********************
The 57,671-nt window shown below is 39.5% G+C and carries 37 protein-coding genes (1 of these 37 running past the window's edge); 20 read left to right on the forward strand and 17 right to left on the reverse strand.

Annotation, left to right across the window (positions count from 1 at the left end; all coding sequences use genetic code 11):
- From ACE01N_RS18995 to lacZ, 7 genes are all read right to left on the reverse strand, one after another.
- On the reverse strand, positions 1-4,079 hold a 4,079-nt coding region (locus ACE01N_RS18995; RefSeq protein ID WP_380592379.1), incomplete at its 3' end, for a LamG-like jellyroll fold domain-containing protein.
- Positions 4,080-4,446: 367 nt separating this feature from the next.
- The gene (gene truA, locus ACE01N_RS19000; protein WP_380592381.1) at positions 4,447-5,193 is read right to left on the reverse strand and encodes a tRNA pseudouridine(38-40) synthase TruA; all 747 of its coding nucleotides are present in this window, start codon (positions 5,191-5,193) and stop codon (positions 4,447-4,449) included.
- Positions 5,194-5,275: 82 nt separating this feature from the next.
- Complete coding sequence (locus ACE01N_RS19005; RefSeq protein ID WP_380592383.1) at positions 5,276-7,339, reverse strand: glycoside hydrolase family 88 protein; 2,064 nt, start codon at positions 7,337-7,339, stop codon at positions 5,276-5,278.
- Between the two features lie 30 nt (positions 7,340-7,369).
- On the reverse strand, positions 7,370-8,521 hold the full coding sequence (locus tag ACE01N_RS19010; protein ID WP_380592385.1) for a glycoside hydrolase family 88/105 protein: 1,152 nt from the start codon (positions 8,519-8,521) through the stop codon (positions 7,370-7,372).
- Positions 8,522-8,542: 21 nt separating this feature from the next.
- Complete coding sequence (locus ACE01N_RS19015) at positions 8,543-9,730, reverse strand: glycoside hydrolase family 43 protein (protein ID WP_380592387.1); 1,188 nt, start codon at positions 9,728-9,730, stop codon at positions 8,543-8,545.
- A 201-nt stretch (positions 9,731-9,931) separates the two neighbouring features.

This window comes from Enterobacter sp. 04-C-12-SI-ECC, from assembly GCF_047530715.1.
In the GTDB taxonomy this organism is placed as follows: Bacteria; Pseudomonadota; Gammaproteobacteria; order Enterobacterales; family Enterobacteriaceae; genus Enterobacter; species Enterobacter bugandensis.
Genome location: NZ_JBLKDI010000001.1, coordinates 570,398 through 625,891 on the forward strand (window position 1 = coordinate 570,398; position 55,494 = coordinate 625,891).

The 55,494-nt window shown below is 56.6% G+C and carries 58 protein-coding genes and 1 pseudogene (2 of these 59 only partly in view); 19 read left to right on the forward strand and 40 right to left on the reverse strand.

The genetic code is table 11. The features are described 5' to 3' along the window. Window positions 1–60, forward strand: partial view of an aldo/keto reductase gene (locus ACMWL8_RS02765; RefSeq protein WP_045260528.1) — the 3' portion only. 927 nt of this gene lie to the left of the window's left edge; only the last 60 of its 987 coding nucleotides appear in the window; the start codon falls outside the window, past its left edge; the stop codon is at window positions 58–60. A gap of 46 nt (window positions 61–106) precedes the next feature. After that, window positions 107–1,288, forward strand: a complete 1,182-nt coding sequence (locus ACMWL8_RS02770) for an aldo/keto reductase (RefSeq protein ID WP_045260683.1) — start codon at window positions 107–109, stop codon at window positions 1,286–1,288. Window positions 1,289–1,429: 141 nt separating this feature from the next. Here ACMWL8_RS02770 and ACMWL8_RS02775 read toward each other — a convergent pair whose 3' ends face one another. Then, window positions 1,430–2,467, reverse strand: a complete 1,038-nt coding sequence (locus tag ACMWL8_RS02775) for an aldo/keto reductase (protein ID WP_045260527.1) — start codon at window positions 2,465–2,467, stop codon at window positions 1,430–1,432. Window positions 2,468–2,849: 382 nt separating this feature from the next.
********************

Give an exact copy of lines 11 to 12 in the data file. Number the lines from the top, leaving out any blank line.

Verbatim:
- Positions 8,522-8,542: 21 nt separating this feature from the next.
- Complete coding sequence (locus ACE01N_RS19015) at positions 8,543-9,730, reverse strand: glycoside hydrolase family 43 protein (protein ID WP_380592387.1); 1,188 nt, start codon at positions 9,728-9,730, stop codon at positions 8,543-8,545.